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Today’s Ohio State recruiting Question of the Day
Welcome back to the Recruiting Question of the Day here at Lettermen Row.
We’re heading to the weekend and doing it with a final question this week, which comes by way of Twitter.com and focuses on the apparent shift at quarterback recruiting by the guys in Columbus.
Looking at the QBs that we have been bringing it. Is it safe to assume we will start to see a change to our offensive playbook that could start to show this year?
— • (@Willuhkey) July 5, 2018
Since the end of Ohio State’s incredible run through the 2014 College Football Playoff, the idea that an offensive shift was wanted or needed has been pretty evident. Urban Meyer tried to kickstart that process when he named Cardale Jones the starter at the beginning of the 2015 season, though that season eventually returned to capable hands of J.T. Barrett.
So did the 2016 season.
Then the 2017 season.
Barrett was a phenomenal leader and the most productive statistical quarterback in Big Ten history – but the Buckeyes did start recruiting the quarterback position differently. Joe Burrow in 2015, Dwayne Haskins in 2016 and Matthew Baldwin in the Class of 2018 were all “pro-style” quarterbacks, though none of those guys are Dan Marino-esque statues in the pocket. They’re just expected to be pass-first guys that can get the ball down the field with accuracy. Both current quarterback commitments, Dwan Mathis in 2019 and Jack Miller in 2020, fit that bill as well.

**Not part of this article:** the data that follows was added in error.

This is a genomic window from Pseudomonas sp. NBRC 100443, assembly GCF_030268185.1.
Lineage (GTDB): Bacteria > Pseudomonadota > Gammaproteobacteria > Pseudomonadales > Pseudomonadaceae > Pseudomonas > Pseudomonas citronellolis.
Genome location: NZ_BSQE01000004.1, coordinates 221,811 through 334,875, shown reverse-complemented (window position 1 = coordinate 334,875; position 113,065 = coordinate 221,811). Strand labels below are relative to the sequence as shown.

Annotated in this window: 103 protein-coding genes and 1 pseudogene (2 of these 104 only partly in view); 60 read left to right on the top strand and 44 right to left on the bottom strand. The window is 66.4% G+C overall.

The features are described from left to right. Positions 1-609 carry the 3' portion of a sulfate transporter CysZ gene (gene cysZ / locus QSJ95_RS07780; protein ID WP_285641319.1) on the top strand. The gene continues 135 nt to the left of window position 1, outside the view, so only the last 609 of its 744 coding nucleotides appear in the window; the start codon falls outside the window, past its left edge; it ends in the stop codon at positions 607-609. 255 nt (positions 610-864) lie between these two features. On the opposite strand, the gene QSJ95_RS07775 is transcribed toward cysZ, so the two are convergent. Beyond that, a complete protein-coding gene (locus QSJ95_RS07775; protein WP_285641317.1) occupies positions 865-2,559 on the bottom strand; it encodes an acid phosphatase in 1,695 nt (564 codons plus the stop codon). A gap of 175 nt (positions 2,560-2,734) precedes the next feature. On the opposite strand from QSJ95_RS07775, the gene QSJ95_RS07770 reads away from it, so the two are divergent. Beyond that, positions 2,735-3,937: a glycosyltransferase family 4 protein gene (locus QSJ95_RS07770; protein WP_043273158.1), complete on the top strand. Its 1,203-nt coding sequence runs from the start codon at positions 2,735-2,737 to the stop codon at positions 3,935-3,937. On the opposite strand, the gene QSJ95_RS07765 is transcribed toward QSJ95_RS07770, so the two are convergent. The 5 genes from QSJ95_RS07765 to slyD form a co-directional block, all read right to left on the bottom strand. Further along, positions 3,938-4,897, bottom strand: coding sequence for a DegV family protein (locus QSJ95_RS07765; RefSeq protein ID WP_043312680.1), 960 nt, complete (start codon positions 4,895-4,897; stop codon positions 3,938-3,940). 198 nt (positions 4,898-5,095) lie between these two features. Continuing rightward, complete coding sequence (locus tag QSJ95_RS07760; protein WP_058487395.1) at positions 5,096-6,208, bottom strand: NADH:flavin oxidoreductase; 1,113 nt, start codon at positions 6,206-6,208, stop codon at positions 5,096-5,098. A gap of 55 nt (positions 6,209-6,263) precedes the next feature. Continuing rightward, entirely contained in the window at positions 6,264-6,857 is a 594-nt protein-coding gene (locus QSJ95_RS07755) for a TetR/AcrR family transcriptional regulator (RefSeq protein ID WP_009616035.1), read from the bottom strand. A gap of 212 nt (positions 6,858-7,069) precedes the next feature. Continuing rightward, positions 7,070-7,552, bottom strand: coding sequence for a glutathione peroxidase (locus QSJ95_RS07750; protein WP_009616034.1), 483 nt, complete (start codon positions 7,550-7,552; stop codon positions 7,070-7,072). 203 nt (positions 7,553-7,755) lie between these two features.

Tate Martell’s recruitment in 2017 was a little different, but he was also not the first quarterback committed in that group. He’s also on such a different level of on-field leadership that it was hard for Ohio State to pass him up, despite the fact he’s essentially the outlying member of the quarterback plan right now. That doesn’t mean he’s not going to play, though, because I firmly expect he’ll see pretty regular playing time this season.
In general though, yes, you should expect things to change on offense. Dwayne Haskins should not run the ball 12-15 times a game, and if he is, then there are problems at Ohio State. The Buckeyes have two of the Big Ten’s best running backs and more than a handful of capable receivers who should provide Haskins reliable targets down the field. Haskins should be more reliable in getting the ball vertical than his predecessor.
But if Haskins doesn’t prove more consistent in that way? Don’t expect Meyer to sit idly by while the offense stumbles along without an identity, not while a player like Martell is next in line and fully capable of running the offense the way Barrett did the last three seasons.
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